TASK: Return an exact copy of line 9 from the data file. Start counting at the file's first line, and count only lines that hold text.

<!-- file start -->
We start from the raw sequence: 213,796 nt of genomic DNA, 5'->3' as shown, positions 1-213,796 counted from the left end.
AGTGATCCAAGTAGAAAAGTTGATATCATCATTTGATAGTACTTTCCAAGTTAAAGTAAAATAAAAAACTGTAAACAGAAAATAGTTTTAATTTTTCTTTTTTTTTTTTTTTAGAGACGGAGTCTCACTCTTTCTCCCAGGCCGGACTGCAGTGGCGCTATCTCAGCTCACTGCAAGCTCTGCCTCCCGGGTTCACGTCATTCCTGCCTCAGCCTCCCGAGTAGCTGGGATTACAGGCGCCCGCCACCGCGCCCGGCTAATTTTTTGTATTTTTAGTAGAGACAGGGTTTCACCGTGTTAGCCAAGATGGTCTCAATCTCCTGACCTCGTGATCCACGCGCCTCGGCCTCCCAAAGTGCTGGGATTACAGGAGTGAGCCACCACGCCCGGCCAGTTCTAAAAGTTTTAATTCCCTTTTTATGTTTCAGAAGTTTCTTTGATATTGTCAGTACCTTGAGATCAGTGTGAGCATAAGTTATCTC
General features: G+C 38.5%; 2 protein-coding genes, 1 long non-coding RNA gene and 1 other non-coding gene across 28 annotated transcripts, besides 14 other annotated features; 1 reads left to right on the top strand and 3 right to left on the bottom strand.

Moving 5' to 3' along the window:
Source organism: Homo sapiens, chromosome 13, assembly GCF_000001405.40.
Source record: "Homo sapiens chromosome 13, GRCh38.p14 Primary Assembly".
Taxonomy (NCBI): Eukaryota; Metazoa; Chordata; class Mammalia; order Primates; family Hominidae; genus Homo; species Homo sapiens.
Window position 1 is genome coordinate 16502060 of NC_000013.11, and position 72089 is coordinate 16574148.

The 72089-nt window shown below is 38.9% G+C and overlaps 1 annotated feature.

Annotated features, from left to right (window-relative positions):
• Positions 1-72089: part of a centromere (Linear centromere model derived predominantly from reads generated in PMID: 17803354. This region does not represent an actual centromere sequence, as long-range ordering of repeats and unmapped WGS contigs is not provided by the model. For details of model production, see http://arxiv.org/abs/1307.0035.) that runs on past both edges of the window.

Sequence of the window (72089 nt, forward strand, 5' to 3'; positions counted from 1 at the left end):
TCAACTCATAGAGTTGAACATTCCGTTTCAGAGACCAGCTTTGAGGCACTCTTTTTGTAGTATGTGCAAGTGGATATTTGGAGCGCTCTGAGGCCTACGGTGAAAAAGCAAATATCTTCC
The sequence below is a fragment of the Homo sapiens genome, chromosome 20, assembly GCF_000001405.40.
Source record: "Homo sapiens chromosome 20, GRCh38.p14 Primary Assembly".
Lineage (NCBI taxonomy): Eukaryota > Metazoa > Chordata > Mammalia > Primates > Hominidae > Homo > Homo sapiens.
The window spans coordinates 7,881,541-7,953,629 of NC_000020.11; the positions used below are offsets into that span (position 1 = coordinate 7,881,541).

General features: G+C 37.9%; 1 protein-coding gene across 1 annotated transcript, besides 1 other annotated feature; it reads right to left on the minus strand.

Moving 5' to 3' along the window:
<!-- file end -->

The 72089-nt window shown below is 38.9% G+C and overlaps 1 annotated feature.